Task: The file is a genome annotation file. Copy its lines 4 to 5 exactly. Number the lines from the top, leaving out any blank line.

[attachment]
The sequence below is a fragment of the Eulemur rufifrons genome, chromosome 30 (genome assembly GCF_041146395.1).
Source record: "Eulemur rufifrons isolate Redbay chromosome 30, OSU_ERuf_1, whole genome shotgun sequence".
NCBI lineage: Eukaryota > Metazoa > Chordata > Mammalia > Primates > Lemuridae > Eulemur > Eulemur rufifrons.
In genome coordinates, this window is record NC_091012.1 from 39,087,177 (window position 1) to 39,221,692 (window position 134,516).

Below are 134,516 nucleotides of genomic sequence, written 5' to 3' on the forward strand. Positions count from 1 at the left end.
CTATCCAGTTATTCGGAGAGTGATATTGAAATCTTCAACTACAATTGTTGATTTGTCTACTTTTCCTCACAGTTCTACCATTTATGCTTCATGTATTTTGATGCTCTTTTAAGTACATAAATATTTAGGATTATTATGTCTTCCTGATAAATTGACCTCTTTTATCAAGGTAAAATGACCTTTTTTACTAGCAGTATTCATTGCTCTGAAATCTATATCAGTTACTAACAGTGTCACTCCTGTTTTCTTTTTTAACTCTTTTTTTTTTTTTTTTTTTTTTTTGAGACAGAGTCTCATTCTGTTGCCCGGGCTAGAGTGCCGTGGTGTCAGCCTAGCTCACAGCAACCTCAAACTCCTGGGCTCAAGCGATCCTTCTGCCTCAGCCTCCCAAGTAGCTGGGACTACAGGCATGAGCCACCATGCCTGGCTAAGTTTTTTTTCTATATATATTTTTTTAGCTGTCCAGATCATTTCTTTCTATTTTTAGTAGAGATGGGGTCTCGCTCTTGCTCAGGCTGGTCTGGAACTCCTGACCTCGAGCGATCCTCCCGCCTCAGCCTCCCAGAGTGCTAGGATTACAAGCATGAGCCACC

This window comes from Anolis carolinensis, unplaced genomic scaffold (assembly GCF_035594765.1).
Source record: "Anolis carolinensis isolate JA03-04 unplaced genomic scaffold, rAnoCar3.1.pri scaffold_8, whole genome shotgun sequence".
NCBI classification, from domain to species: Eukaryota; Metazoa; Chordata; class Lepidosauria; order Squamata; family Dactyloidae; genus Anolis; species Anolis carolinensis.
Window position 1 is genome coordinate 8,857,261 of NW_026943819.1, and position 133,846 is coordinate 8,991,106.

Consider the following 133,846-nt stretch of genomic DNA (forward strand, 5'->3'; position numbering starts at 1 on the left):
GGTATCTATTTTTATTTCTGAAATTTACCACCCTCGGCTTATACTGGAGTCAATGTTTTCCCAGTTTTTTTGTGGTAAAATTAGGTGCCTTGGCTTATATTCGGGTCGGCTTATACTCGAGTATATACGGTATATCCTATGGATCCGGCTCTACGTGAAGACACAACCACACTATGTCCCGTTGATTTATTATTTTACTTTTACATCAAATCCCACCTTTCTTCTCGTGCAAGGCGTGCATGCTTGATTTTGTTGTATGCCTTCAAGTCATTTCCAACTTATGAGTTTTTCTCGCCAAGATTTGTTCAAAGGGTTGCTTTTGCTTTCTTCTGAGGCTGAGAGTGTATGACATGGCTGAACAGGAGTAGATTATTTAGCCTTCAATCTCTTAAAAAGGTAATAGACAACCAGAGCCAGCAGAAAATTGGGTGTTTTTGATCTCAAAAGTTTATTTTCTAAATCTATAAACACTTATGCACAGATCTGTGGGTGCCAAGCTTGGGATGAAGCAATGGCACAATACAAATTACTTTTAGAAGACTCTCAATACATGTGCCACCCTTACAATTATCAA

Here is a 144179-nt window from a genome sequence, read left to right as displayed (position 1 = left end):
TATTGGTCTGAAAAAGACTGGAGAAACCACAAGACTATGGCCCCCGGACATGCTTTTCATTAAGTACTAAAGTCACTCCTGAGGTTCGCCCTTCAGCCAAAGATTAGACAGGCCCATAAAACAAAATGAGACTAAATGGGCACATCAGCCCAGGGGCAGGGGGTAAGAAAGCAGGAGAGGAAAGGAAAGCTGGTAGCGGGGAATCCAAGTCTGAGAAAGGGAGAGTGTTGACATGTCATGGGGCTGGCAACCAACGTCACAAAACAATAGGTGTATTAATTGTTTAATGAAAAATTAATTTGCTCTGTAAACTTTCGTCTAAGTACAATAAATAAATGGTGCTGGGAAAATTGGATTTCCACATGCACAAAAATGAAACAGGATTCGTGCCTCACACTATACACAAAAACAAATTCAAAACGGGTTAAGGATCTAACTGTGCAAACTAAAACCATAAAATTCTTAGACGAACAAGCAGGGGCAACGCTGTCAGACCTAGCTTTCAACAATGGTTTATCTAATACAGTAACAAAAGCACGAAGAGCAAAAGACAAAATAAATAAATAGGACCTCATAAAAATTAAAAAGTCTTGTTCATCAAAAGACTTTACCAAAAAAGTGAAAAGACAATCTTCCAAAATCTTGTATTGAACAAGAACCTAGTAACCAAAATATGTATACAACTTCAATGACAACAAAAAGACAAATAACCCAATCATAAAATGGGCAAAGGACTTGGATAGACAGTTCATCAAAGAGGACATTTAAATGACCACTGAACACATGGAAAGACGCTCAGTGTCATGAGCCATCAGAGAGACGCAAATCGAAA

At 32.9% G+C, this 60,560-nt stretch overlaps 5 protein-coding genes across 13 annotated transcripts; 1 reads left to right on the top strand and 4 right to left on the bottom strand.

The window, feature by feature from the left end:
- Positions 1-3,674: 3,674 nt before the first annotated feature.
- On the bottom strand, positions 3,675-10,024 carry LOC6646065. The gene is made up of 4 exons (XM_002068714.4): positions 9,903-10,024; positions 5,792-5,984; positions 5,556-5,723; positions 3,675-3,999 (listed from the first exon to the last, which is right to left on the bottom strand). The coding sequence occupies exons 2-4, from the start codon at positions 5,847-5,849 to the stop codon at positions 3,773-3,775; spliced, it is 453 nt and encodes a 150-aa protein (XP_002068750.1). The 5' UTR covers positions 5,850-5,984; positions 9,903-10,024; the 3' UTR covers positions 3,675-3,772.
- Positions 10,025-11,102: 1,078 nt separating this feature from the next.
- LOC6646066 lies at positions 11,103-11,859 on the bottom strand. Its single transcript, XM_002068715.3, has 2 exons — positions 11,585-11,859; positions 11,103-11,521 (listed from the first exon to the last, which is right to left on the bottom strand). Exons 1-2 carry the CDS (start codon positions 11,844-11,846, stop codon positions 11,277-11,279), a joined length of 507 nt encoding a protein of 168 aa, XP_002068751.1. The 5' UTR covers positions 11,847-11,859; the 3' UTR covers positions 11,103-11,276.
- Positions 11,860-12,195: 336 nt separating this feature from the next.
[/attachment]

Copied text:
In genome coordinates, this window is record NC_091012.1 from 39,087,177 (window position 1) to 39,221,692 (window position 134,516).

Below are 134,516 nucleotides of genomic sequence, written 5' to 3' on the forward strand. Positions count from 1 at the left end.